BROOKLINE, Mass. — There’s a common hazard in golf, one that affects golfers of all stripes.
The fear of looking stupid.
Or put another way, the fear of being different.
Golf is a homogeneous game, in many ways. One grounded in a sense of how things have been done, and therefore should be done. There are lots of things golfers know they could and probably should do to improve. But golf is hard enough as it is. Is doing something that might help really worth the tradeoff of looking stupid, or different? Isn’t just safer to play things safe, and do things the conventional way?
“I get that, but it depends if you want to be second all your life,” Matthew Fitzpatrick said after his second-round 70. ” I’d rather win than worry about looking stupid. If it helps your game and it helps you improve, then there’s no reason not to do it.”
Fitzpatrick, who won the U.S. Amateur Championship here in 2013, comes into Sunday at The Country Club four-under and tied from the 54-hole lead. Never the tallest or strongest of the lot, he hasn’t enjoyed the luxury of worrying about how things look. He takes the marginal gains wherever he can find them, in golf and in life (it’s one of the reasons he recently decided to start wearing braces).
And as he vies for his second trophy at The Country Club, he’ll do so with clever quirks littered throughout his game. Let’s beak a few of them down.
1. Personal stat-tracking
Golf Digest’s Dan Rapaport has done great work reporting out this fascinating piece of Fitzpatrick’s game, which you can read more about here. In a nutshell, Fitzpatrick wants a more in-depth level of statistics than golf’s current advanced metrics Strokes Gained and Proximity to the Hole, can offer.
The issue Fitzpatrick identifies, quite rightly, is that the those metrics will track where the ball ends up, but not where he was actually aiming his ball in the first place. So, he tracks that himself: Where he was aiming and how far offline his ball ended. He plugs it all into a master spreadsheet and at the end of it, has a clearer picture of what he needs to work on.
2. Cross-handed chipping
It’s a common sight to see players employ a left-hand low putting grip on the greens. But around the greens? Well, there’s only one player who does that: Matt Fitzpatrick.
Fitzpatrick says he tends to “drive the handle” during his swing. It’s less of a problem on full shots, but around the greens, that move delofts the club and creates consistency issues. Specifically, it can cause him to catch the ball fat. So, in 2020, he fixed the problem by introducing a cross-handed drill he would commonly use on the range to the course.
“If [swung incorrectly] with this grip I would shank it,” he says. “It forces me to throw the clubhead, and I just feel like it’s much more consistent in strike, flight and spin.”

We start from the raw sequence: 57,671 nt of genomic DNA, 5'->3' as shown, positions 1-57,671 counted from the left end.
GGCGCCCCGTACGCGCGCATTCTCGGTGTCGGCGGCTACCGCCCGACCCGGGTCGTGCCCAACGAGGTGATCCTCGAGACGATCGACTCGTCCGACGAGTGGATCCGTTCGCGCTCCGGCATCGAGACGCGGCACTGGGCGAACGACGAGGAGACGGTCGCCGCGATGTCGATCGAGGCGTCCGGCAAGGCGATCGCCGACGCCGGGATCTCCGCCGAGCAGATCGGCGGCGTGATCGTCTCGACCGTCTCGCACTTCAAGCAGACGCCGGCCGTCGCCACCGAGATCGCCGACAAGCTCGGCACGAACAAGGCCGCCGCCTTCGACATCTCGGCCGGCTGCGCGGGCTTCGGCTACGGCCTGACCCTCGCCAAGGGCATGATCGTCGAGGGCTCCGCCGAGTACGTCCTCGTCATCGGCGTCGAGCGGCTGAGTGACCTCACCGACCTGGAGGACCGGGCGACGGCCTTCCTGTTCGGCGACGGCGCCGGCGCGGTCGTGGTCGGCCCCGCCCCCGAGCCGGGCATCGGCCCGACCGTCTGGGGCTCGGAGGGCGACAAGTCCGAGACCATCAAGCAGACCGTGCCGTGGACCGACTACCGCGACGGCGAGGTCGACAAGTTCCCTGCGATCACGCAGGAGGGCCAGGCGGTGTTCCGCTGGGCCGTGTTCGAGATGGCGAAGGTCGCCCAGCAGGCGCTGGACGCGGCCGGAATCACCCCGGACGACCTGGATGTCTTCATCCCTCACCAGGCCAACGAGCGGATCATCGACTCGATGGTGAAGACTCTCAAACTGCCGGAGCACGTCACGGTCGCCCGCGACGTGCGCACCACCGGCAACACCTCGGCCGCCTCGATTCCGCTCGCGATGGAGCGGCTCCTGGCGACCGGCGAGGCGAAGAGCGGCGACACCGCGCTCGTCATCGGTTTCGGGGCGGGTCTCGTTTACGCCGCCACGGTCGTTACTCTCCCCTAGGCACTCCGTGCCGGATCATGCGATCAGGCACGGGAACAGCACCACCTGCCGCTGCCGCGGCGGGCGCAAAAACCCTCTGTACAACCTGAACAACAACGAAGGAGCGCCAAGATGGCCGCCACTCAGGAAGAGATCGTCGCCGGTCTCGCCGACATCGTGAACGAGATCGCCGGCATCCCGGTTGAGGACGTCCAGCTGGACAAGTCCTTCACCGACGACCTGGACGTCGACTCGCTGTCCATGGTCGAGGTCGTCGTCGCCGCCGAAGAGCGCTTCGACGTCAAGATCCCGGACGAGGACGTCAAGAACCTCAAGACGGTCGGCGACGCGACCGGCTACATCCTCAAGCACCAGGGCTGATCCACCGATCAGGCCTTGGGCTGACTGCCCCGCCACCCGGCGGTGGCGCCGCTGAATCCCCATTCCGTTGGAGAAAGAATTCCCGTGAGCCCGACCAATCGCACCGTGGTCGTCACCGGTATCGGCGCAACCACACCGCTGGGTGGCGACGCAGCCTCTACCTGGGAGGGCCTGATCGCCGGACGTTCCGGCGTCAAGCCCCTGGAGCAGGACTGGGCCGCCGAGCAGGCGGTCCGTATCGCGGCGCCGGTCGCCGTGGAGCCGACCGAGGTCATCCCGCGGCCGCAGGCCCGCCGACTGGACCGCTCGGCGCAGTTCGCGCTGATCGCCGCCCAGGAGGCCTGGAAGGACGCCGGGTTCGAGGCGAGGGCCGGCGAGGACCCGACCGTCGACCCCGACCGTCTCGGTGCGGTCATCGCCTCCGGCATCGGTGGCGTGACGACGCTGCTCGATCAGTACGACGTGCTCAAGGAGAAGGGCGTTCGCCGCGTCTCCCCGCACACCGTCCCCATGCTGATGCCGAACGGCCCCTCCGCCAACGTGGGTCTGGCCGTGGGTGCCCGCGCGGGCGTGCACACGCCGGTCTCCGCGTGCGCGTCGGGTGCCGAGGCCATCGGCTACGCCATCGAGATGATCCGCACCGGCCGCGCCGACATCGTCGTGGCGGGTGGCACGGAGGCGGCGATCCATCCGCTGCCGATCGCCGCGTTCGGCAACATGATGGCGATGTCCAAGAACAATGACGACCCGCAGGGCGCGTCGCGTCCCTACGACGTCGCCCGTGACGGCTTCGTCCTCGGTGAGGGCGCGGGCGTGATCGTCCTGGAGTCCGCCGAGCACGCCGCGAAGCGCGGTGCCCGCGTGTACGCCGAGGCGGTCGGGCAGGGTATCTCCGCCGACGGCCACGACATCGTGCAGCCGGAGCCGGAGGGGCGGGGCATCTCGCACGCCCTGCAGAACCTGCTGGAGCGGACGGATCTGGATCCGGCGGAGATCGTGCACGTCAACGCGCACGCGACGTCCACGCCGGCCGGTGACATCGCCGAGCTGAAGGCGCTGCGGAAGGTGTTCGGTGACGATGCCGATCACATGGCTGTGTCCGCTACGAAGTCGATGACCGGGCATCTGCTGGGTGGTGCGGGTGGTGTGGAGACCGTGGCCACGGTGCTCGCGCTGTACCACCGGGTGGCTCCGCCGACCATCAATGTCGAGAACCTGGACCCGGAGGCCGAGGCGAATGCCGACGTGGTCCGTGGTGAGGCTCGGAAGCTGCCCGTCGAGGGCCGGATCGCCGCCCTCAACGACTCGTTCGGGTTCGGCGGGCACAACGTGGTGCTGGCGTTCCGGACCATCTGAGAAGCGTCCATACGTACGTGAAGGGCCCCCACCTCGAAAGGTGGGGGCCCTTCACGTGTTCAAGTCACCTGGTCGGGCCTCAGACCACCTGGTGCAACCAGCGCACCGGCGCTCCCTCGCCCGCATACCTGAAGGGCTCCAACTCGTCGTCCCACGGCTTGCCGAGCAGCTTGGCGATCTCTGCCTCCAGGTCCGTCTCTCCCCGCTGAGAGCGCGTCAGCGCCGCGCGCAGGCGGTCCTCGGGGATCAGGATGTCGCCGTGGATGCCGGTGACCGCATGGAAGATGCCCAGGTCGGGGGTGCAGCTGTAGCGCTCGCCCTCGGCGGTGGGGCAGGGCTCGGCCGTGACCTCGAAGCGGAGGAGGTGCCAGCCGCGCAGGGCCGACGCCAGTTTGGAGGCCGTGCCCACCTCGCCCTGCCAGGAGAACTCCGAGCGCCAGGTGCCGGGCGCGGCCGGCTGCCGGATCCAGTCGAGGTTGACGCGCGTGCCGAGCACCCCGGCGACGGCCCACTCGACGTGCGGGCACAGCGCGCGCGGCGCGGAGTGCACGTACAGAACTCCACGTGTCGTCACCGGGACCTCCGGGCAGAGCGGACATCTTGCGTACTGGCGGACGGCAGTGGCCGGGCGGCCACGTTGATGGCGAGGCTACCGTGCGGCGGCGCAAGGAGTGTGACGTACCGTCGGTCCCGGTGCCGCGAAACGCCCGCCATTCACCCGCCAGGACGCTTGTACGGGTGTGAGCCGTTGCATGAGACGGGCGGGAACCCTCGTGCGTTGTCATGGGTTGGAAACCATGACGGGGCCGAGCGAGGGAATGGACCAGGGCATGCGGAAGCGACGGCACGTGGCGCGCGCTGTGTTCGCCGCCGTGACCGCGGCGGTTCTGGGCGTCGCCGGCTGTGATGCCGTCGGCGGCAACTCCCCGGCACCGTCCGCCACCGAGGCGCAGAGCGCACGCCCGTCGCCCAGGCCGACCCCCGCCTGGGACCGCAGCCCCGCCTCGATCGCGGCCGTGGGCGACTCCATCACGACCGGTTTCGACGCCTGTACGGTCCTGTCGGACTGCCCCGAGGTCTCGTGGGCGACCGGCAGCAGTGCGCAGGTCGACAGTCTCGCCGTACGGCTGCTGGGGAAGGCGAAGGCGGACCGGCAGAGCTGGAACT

3. Pin-in putting
Remember when the USGA changed the rules to allow players to keep the pin in while they putt without fear of penalty? Bryson was the most vocal player to say he’d do it, though that’s since faded away. Fitzpatrick, meanwhile, has been cruising steadily inside the top 25 on tour in SG: Putting, keeping the pin in along the way.
The reason he does it is because there’s some evidence to suggest it helps. When the ball collides with the flagstick, the flagstick absorbs some of that shock, which takes speed off the ball, and therefore improves its chances of dropping into the hole.
“He tried it during a round at the 2019 Open Championship and had a great putting day, so he stuck with it,” his putting coach Phil Kenyon says. “It’s psychological. Almost superstition, but it makes him feel comfortable, and that’s the most important thing.”
4. Prayer grip
Fitzpatrick’s putting has long been the strength of his game. It’s interesting — and telling — that it doubles as one of his most unconventional assets.
The vast majority of players use the a conventional, reverse overlap grip with their putter, which involves golfers placing their right hand below their left, and linking them together with the index finger of their left hand.
Fitzpatrick uses a mix between a traditional crosshanded grip, and a prayer putting grip. He uses multiple fingers to link his hands, which allows his club and putter to move as a singular unit. It also brings his shoulders more level with each other, which creates a more pendulum-style stroke.
5. Bomb and (not) gouge
Perhaps the most notable addition to Fitzpatrick’s game has been his newfound power, which has been truly very impressive. On Friday at the U.S. Open, he hit multiple drives past playing partner Dustin Johnson, with his ball speed regularly surpassing 175 mph.
The journey there started in 2020, when he added renowned golf biomechanics expert Dr. Sasho Mackenzie to his team. Alongside his longtime coach Mike Walker, Fitzpatrick began using Sasho’s speed-boosting training aid, The Stack, and in short order saw his average on-course swing speed jump from 112 mph to 119 mph.
“A big reason for success is that most players aren’t willing to stick with a plan week after week, for years. Matt did,” Mackenzie says. “A seven mile per hour change in playing speed is massive over the course of a year, but it means you might go a month with no measurable progress because your first goal is to avoid injury and not sabotage an already high level of performance. That makes buy-in tough, but Matt has been a treat to work with.”
It’s that clever, quirky, disciplined approach to golf that has helped turn Fitzpatrick into a killer. And he could end the week with a trophy to show for it.
Matt Fitzpatrick hit this drive almost 20 yards past Dustin Johnson.
Since 2020, his cruising swing speed has jumped from 112 to ~119 mph. @SashoMacKenzie explains why:
“Most players aren’t willing to stick with a plan week after week, for years. Matt did.” pic.twitter.com/nWu5R5G1v2
— LKD (@LukeKerrDineen) June 18, 2022